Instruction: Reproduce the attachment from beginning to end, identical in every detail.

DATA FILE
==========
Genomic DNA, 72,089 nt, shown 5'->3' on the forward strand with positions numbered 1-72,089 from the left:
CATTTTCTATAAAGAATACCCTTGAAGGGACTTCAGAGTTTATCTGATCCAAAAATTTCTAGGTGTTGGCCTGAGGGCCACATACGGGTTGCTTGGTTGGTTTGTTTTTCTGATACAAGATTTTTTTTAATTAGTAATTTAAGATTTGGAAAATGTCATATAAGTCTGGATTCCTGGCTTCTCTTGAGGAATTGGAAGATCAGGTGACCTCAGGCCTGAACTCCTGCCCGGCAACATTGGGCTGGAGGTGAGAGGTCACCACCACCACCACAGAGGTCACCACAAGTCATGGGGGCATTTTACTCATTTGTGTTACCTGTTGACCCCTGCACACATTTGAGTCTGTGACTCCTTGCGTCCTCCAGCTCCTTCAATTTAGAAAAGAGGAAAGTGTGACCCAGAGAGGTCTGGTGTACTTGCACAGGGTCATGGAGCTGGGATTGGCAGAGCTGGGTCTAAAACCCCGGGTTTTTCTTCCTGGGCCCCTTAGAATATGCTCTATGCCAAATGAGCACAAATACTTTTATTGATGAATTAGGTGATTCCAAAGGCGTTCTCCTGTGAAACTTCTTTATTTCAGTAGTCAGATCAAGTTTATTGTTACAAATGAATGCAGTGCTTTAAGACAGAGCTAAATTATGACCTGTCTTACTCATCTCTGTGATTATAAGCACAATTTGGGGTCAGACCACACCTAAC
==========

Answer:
Genomic DNA, 72,089 nt, shown 5'->3' on the forward strand with positions numbered 1-72,089 from the left:
CATTTTCTATAAAGAATACCCTTGAAGGGACTTCAGAGTTTATCTGATCCAAAAATTTCTAGGTGTTGGCCTGAGGGCCACATACGGGTTGCTTGGTTGGTTTGTTTTTCTGATACAAGATTTTTTTTAATTAGTAATTTAAGATTTGGAAAATGTCATATAAGTCTGGATTCCTGGCTTCTCTTGAGGAATTGGAAGATCAGGTGACCTCAGGCCTGAACTCCTGCCCGGCAACATTGGGCTGGAGGTGAGAGGTCACCACCACCACCACAGAGGTCACCACAAGTCATGGGGGCATTTTACTCATTTGTGTTACCTGTTGACCCCTGCACACATTTGAGTCTGTGACTCCTTGCGTCCTCCAGCTCCTTCAATTTAGAAAAGAGGAAAGTGTGACCCAGAGAGGTCTGGTGTACTTGCACAGGGTCATGGAGCTGGGATTGGCAGAGCTGGGTCTAAAACCCCGGGTTTTTCTTCCTGGGCCCCTTAGAATATGCTCTATGCCAAATGAGCACAAATACTTTTATTGATGAATTAGGTGATTCCAAAGGCGTTCTCCTGTGAAACTTCTTTATTTCAGTAGTCAGATCAAGTTTATTGTTACAAATGAATGCAGTGCTTTAAGACAGAGCTAAATTATGACCTGTCTTACTCATCTCTGTGATTATAAGCACAATTTGGGGTCAGACCACACCTAAC